I’ll be honest, Friday the 13th: The Game has been my favorite game of this console generation so far.
While a simple online multiplayer game based on a fan-favorite slasher film franchise might sound ridiculous when compared to games like Resident Evil 7, Tomb Raider or Final Fantasy 15 (trust me it does), I can tell you right now that it doesn’t matter how good a game looks, what the framerate is or whether or not is a Rockstar game, if your game is fun, then nothing else matters. While playing Friday the 13th, you the player are transported to the world of a beloved film franchise that delivers on the scary, fun and hilarious appeal of being a camp counselor at Crystal Lake or being the hockey masked, machete-wielding powerhouse, Jason Voorhees. So let’s take a look at what makes Friday the 13th the best game of this generation.
Disclaimer: This is just my opinion. If you disagree, that’s fine.
Friday the 13th is an on online, one v seven survival horror experience that thrust you in the role of a hapless camp counselor just trying to survive the night with your six friends. During your twenty minute round, you’re tasked with finding a way to escape the camp grounds by either repairing a broken down car (there are two cars) or repairing a broken fuse box that can allow you to call the police…if you can survive a five minute waiting period. You can also just run out the clock by hiding under a bed or in a closet, but don’t be punk, try to escape.
One lucky player will be chosen at random to wield the machete and play as Jason. As Jason you can teleport around the map and see where counselors are hiding to take them out in ever-increasingly gory kills. A word of warning though, Jason sets the tempo for the entire match, so if you’re playing as Jason, it would be a good idea to try and play smart and get a little better every time you play. If you’re a terrible Jason, you’re not going to have much fun and neither is anyone else.
While playing as Jason is random, you can stack the deck in your favor by toggling the settings to increase your chance as playing as Jason or a counselor. Honestly though, I don’t think selecting to be Jason more often actually affects anything, gameplay wise. I have my settings to play as Jason and it doesn’t seem like I play as him more often than if I had my preference set to counselor.
Also, before we move on, there is a way to kill Jason while playing as fan-favorite character Tommy Jarvis. It’s not an easy feat to accomplish and even though this game is over a year old, I’d rather not spoil how to kill Jason here, go figure it out on your own (or look it up on youtube, I don’t care). But if you’re a fan of the film series, it’s a great nod to one of the better films in the franchise.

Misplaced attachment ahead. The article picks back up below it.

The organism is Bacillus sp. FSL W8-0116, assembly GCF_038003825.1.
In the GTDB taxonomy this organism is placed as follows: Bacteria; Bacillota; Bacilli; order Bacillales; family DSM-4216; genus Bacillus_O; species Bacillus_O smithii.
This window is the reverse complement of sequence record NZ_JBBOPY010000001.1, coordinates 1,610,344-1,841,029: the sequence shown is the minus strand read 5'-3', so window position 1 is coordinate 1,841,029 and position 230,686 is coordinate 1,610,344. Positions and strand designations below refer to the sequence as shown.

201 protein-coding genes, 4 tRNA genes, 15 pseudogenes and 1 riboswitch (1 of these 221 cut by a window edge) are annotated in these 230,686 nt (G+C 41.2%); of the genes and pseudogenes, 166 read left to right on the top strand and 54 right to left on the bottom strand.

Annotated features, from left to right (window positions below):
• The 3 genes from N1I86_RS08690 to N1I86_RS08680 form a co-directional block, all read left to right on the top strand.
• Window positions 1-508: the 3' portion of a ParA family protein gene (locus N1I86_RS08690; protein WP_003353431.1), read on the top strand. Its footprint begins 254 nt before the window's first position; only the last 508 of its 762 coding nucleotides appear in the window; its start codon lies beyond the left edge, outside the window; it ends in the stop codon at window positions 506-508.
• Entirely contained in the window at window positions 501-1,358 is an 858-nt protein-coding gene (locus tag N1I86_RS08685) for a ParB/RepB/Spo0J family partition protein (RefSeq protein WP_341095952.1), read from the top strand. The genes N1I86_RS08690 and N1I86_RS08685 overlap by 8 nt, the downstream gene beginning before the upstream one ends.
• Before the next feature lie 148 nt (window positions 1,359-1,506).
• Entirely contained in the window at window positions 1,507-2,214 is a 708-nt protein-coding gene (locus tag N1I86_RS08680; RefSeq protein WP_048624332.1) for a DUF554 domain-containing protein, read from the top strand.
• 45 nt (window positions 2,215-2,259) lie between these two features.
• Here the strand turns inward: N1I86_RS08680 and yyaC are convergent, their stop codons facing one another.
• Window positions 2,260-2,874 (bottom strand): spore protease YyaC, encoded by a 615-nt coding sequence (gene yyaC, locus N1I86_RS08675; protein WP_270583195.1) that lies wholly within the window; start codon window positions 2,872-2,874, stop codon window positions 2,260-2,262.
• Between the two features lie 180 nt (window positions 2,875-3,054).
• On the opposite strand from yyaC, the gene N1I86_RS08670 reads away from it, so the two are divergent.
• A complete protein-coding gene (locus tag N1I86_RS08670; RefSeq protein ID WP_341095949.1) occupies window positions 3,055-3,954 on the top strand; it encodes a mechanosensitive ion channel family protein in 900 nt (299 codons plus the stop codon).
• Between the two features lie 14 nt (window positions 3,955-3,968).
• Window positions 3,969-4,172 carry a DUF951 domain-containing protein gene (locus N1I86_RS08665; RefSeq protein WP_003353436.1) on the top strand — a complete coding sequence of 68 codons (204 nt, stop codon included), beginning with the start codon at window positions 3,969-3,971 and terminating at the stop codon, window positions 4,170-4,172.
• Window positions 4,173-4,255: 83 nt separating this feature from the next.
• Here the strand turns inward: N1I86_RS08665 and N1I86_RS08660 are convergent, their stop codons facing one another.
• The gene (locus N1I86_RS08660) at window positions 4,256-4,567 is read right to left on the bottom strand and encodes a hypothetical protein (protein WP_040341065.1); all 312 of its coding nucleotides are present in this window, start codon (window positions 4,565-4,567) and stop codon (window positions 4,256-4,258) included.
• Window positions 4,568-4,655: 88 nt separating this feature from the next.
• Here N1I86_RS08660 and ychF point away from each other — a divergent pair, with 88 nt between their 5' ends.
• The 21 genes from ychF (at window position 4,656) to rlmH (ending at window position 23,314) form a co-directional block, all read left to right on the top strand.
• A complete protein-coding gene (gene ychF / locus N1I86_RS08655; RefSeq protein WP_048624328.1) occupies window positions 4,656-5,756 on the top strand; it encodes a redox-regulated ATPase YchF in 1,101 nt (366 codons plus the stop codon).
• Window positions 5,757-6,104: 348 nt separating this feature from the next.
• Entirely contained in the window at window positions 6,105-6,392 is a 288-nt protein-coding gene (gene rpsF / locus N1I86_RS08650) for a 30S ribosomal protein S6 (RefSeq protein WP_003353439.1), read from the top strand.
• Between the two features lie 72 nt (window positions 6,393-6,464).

Friday the 13th: The Game was developed by illFonic and published by Gun Media and they deserve all the props in the world for staying incredibly true to the source material with this game. While it would have been much easier just making a generic camp for Jason to tool around in, IllFonic went the extra mile and crafted three maps that were painstakingly recreated from the films. Maps include Cap Crystal Lake (Part one), Packanack Lodge (Part Two, and Higgins Haven (Part Three). Black Tower Studios also pitched in for development of two additional maps, the Jarvis House (Part Four) and Pinehurst Youth Development Center (Part Five).
While many of the cabins and structures found within the maps can be viewed as generic (there is very little visual distinction between most cabins), it should be know that while the maps are all similar, they are also procedurally generated, thus ensuring that you’ll almost never find the resources necessary for escaping in the same place during a given playthrough. While this isn’t always the case, more often than not, you’re basically depending on luck to survive the night seeing as how you can’t straight up overpower Jason. On top of the various settings from the films, there is also the addition of rain, which can be toggled by the host of a given multiplayer match, which adds a lot of suspense to a given twenty minute match due to low visibility.